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Flailing News Chain Gannett Cuts Back on Opinion Pages

Younger readers say they can’t tell the difference between news and opinion

Virginia-based Gannett, the largest newspaper chainin the United States, owns of owns USA Today and also 260 dailies and more than 170 paid weeklies in 46 states.

And it is floundering in red ink.

According to the Washington Post, “Gannett lost $670 million in 2020, and $135 million last year.” As the losses head for a cumulative billion, it has made a seemingly radical decision: Cut back on opinion pages. Here’s some of the reasoning, according to the Post (which is owned by Amazon founder Jeff Bezos):

Gannett says its internal research — primarily reader surveys — suggests editorials, guest commentary columns, op-eds and letters to the editor have lost relevance in an age when opinions overflow on social media. Younger readers, according to the company, often can’t tell the difference between news reporting and opinion, especially online, where stories appear outside traditional sections. Worse, readers often mistakenly believe that news stories are dictated by the paper’s editorial side.

“Today’s contemporary audiences frequently are unable to distinguish between objective news reporting and Opinion content,” the editorial committee wrote in an earlier iteration of its recommendations in 2018. “In the old days, content appearing on print pages that were clearly labeled helped alleviate those concerns, along with a society that possessed a higher news literacy. But in today’s digital/social environment, we as an industry have been challenged to make these differences clear.”

The company now recommends that its papers steer clear of making endorsements in presidential, House and Senate races, given their waning influence and potential to turn away some readers.

Meryl Kornfield and Paul Farhi, “Unpopular opinion at Gannett papers” at Washington Post (June 9, 2022)

Some reactions from the field:

“Randy Bergmann warned Gannett that scaling back the editorial pages, which he oversaw for 18 years at New Jersey’s Asbury Park Press before he was laid off in 2020, would be a mistake, telling the Post, “I argued that opinion leadership was one of the most important functions of the newspaper… I saw the impact of the editorials that I wrote at a local level.”” – Joseph A.Wulfsohn, Fox News (June 10, 2022)

“I received tips or complaints from a half-dozen retired editors, who see the changes as a veiled cost-cutting move and abdication of the principle that a newspaper needs to stand for something and say so regularly … But I get that there probably is a generational divide at play. Older readers, who have stuck with print or e-editions, may — like the retired editors I heard from — view editorial pages as an essential (however much the material is read).” – Rick Edmonds, Poynter (June 8, 2022)

“The editors added opinion pieces are among the least read content published by Gannett. Simultaneously, they are the most cited reason when subscriptions are cancelled. While the company recognizes editorial sections are part of traditional models for print publications, the Post reported the company believes they are “repelling” readers.” – Kipp Jones, Mediaite (June 9, 2022)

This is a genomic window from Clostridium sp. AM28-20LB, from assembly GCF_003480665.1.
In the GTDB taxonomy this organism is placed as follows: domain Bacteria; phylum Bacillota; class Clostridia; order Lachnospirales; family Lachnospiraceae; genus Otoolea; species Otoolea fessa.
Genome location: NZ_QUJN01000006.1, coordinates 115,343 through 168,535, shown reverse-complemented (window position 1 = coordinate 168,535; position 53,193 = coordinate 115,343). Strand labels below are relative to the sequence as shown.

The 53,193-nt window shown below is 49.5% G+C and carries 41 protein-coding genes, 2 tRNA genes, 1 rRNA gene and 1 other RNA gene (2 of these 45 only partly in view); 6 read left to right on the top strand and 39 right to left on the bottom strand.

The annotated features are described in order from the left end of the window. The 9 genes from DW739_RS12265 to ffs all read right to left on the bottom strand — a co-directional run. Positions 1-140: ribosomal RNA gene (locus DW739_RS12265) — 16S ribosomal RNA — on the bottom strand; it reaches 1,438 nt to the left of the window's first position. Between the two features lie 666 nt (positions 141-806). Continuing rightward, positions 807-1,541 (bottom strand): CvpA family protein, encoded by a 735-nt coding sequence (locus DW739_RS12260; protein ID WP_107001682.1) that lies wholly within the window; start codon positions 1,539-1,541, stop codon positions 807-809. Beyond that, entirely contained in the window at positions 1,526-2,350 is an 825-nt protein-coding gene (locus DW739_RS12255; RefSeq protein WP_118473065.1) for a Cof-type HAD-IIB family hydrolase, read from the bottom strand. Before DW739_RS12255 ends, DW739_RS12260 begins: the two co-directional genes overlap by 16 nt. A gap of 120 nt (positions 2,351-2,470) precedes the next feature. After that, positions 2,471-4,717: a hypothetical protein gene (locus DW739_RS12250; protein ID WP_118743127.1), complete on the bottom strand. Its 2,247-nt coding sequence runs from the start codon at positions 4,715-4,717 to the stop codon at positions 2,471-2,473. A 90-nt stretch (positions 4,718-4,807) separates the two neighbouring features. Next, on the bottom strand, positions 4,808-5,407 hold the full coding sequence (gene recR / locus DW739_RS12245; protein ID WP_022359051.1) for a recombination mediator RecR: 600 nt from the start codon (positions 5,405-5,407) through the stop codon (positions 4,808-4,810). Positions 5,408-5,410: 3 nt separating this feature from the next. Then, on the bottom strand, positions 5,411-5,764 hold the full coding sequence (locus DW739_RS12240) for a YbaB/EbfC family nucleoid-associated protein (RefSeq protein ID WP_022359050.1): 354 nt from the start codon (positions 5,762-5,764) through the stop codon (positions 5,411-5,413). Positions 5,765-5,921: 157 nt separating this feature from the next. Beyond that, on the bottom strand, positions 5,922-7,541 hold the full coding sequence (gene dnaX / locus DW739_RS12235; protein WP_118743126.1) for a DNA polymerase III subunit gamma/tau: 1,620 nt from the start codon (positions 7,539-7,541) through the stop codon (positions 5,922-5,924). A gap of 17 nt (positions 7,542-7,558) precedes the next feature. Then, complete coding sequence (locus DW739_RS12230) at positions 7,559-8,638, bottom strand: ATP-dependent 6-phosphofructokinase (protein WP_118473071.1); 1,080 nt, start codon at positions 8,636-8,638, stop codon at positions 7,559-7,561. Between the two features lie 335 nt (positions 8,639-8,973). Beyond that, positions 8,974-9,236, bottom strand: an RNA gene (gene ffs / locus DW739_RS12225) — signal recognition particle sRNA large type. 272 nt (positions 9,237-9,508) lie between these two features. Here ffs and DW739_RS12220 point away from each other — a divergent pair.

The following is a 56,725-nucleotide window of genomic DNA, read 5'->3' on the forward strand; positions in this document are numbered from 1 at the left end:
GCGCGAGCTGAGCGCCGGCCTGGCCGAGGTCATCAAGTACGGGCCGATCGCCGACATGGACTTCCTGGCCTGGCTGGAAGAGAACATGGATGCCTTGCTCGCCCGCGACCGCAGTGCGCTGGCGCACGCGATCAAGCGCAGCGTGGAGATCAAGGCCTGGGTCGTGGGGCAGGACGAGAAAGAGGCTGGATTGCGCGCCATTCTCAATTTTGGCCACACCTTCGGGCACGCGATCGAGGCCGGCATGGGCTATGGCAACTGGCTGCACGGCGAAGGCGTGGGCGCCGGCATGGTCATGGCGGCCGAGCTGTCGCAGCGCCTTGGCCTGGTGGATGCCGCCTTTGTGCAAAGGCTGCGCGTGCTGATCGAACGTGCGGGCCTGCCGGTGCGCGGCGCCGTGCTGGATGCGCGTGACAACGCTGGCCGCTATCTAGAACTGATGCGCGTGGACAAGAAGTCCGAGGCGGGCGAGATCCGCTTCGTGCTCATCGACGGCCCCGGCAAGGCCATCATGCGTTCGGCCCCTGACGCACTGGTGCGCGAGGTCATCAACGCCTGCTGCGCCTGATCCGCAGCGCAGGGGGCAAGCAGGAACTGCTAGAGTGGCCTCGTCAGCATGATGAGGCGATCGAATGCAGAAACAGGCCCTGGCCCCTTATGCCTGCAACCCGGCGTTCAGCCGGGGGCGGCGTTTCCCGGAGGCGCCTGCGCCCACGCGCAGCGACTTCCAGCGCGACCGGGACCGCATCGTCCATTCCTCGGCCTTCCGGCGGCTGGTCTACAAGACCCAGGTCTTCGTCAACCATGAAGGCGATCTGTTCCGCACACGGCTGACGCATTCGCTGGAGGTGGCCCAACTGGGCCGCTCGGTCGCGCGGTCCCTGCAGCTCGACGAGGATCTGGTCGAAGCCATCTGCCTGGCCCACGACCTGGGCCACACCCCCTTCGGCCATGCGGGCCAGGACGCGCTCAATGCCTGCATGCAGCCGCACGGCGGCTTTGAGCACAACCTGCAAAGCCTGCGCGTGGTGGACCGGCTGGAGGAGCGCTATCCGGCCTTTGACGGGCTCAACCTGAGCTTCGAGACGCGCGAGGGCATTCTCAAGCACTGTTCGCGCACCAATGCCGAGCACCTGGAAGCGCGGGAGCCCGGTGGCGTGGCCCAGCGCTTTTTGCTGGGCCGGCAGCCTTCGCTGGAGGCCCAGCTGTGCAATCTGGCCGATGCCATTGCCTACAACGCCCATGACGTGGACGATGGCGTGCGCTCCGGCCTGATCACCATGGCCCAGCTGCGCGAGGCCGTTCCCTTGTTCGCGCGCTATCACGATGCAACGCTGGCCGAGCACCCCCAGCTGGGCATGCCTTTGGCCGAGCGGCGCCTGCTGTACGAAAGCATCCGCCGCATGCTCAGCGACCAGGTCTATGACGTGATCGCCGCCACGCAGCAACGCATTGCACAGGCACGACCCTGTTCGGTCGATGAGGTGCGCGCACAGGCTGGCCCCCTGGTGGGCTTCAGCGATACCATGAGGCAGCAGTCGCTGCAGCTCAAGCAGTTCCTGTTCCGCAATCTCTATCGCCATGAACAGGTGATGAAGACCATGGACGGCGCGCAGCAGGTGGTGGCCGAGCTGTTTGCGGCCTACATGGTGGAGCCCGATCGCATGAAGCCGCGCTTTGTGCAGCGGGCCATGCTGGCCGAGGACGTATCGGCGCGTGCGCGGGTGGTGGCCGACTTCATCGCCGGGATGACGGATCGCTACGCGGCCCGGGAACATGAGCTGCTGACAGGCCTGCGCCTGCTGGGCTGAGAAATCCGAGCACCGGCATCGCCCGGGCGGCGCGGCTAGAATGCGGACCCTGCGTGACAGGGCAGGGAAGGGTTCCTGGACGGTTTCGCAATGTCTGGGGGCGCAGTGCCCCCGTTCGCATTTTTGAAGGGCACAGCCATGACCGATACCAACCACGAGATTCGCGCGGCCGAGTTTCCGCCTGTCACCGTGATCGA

What to think? Well, first, one of the many changes social media have created is the democratization of publishing. A blog post that costs nothing to read may be the opinion of an expert in the field. A popular blog post by the expert may attract hundreds of comments. Increasingly, sites do require readers to pay to read, post comments or even read comments. But the reader is selecting that content from hundreds of available options.

Now, if we go back to the criticism of opinion pages above, the looming reality is that they’re obsolete. Experts in environment awareness, aging, or criminal justice reform — to take some examples — can all reach a broad public via the internet and social media. If you want to hear about criminal justice reform, you can go right to experts; you don’t need to scan opinion pages hoping that one of the experts will be featured. That’s the fundamental reason that the pages are much less read than formerly.

Then there is the matter of news being indistinguishable from opinion and of newspapers giving offence by endorsing candidates. That’s more complex — it involves trust issues — and we’ll look at it next.

Next: Is there a direction to journalism’s bias? Does it matter?

Note: Some of the papers Gannett owns: “Among the most prominent newspapers Gannett owns alongside USA Today include The Des Moines Register, The Detroit Free Press, The Indianapolis Star, The Tennessean, The Milwaukee Journal Sentinel, The Louisville Courier-Journal and The Cincinnati Enquirer.Fox News (June 10, 2022)

You may also wish to read: The cultural changes that destroyed trust in media The critical question isn’t whether traditional media are trusted but whether their model can even survive the tsunami of the internet. It’s difficult for any traditional medium to match the immediacy, personalization, and breadth of social media — consumers create their own news channels now.

Denyse O'Leary

Denyse O'Leary is a freelance journalist based in Victoria, Canada. Specializing in faith and science issues, she is co-author, with neuroscientist Mario Beauregard, of The Spiritual Brain: A Neuroscientist's Case for the Existence of the Soul; and with neurosurgeon Michael Egnor of the forthcoming The Human Soul: What Neuroscience Shows Us about the Brain, the Mind, and the Difference Between the Two (Worthy, 2025). She received her degree in honors English language and literature.

Flailing News Chain Gannett Cuts Back on Opinion Pages